E. Coli More Dangerous Than Ever, As Recalls of Tainted Meat SurgeOct 29, 2007 | Parker Waichman LLP
E. coli tainted meat has become a major health problem, as the number of outbreaks and meat recalls blamed on this deadly bacteria have reached record levels in recent months. So far this year, there have been 16 separate recalls of E. coli contaminated meat, double what they where in 2006. Often, the slow action by the US Department of Agriculture and other agencies charged with protecting the US food supply allows E. coli contaminated foods to sicken thousands of people across the country. While Americans simply can’t assume that their food is safe from E. coli, there are some steps that can consumers can take to lessen the threat posed by E. coli bacteria.
E. coli is a bacterium that occurs naturally in the intestines of most animals, including humans. Most types of the bacteria are harmless, but the E. coli 0157:H7 strain can be particularly dangerous to people. The symptoms of E. coli poisoning usually occur within 3 to 9 days after a victim eats contaminated foods. E. coli 0157:H7 causes a disease called hemorrhagic colitis, which is the sudden onset of stomach pain and severe cramps. This is followed by diarrhea that is watery and bloody. Sometimes there is vomiting, but there is no fever. The illness lasts about a week. While most people will recover completely, E. coli poisoning can be very dangerous for children, the elderly and anyone with a weak immune system. In some cases, E. coli 0157:H7 will cause a disorder called hemolytic uremic syndrome, which can be life-threatening. According to the Centers for Disease Control (CDC), E. coli 0157:H7 is responsible for sickening 73,000 people every year, and of those, 60 will die from the disease.
Fresh vegetable like spinach have been known to cause E. coli outbreaks. But because the E. coli 0157:H7 strain occurs naturally in the intestines of cows, most outbreaks this year have been traced to tainted beef. Meat products are likely to become contaminated with E. coli 0157:H7 during slaughtering. Ground beef is especially troublesome because the grinding process can spread the E. coli bacteria throughout the meat. Fortunately, E. coli bacteria can be killed by cooking meats to an internal temperature of 160-degrees. For safety’s sake, consumers should use a meat thermometer to insure that this temperature has been reached, as color is not an accurate indicator of doneness. Consumers should also wash their hands frequently when handling raw meat, and utensils previously used on raw meat should never be used to prepare other food items unless they are washed first in hot, soapy water.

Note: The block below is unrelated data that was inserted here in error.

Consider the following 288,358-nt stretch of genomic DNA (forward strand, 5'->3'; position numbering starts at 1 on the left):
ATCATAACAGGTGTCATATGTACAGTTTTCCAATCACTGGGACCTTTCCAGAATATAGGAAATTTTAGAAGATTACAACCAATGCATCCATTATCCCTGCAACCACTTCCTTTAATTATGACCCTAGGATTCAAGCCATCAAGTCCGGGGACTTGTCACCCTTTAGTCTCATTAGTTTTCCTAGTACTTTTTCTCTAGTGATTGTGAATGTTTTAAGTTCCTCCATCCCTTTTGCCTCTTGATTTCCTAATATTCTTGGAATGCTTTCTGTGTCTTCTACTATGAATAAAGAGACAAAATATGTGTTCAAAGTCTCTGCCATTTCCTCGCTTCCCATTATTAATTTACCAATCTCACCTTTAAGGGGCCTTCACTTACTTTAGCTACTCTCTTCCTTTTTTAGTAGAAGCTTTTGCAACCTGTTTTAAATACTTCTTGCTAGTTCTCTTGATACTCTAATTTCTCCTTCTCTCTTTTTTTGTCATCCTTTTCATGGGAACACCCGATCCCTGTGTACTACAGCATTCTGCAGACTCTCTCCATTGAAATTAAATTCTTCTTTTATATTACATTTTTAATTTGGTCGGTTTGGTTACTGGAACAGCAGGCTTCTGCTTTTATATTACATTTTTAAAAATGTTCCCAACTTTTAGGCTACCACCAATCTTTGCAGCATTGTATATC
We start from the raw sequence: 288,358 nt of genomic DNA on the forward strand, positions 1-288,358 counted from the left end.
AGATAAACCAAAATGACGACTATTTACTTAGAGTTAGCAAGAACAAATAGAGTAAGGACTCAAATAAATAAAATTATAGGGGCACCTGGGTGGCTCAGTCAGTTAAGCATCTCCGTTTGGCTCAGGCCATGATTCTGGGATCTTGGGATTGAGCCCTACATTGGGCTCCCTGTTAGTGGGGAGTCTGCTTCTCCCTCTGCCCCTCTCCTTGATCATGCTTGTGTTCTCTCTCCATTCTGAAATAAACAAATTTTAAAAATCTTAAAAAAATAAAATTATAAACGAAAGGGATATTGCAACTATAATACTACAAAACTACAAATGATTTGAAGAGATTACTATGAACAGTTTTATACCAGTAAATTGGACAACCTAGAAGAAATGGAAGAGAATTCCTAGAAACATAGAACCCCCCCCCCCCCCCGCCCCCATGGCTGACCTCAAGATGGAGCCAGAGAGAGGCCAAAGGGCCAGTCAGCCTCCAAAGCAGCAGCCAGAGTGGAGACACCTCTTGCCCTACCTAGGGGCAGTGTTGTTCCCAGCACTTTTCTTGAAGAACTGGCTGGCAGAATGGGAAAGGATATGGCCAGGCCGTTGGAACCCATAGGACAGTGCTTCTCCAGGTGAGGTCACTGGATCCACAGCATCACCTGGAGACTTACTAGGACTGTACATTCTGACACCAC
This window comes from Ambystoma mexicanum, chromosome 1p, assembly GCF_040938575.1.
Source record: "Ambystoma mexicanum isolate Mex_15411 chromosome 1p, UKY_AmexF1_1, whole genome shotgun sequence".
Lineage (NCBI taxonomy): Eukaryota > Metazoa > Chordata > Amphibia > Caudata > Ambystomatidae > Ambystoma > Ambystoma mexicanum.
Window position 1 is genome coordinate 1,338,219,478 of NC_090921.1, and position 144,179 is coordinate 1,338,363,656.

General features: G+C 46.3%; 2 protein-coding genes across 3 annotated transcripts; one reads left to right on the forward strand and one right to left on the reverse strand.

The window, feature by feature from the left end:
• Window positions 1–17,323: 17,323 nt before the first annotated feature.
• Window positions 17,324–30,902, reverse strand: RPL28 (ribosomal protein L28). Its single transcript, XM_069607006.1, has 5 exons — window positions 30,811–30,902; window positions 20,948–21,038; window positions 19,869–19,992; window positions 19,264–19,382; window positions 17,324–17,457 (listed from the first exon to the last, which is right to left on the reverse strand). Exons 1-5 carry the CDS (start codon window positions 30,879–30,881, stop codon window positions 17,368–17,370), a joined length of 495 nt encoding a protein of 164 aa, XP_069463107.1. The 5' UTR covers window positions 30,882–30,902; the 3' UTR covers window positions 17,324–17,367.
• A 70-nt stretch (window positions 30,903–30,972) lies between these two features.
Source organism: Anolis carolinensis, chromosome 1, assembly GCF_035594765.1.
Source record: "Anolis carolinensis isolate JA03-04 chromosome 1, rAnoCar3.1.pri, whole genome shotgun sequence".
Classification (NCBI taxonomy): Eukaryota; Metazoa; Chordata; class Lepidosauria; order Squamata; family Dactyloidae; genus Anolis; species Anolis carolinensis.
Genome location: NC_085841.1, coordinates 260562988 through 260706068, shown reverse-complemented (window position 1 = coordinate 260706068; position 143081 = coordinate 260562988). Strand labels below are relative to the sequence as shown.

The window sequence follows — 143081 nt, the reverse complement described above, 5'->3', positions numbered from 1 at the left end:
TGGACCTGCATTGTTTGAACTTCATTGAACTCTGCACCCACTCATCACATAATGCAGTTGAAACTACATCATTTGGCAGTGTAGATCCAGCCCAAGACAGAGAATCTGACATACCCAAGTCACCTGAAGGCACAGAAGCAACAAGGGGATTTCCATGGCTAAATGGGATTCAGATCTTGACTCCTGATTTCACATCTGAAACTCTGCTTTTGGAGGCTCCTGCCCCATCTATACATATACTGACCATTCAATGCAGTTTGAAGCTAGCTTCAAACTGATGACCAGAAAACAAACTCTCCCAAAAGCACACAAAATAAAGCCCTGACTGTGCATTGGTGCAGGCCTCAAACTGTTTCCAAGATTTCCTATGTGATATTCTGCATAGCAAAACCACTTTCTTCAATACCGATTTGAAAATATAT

People who are suffering from an intestinal illness that could be E. coli should see a doctor immediately. E. coli poisoning can only be confirmed through the testing of stool samples. E. coli victims should be given plenty of fluids to prevent dehydration, but under no circumstances should a person suffering from E. coli poisoning be given anti-diarrheal medications, as this can prevent the E. coli toxin from being eliminated from the body. These medications can actually increase the risk that an E. coli victim will develop hemolytic uremic syndrome.
E. coli poisoning is an entirely preventable infection, but unfortunately neither food processors nor government regulators are doing enough to keep E. coli tainted meat out of the food supply. Consumers are the last line of defense in preventing E. coli poisoning. Being safe during food preparation can go a long way towards eliminating the risk of developing a deadly E. coli infection.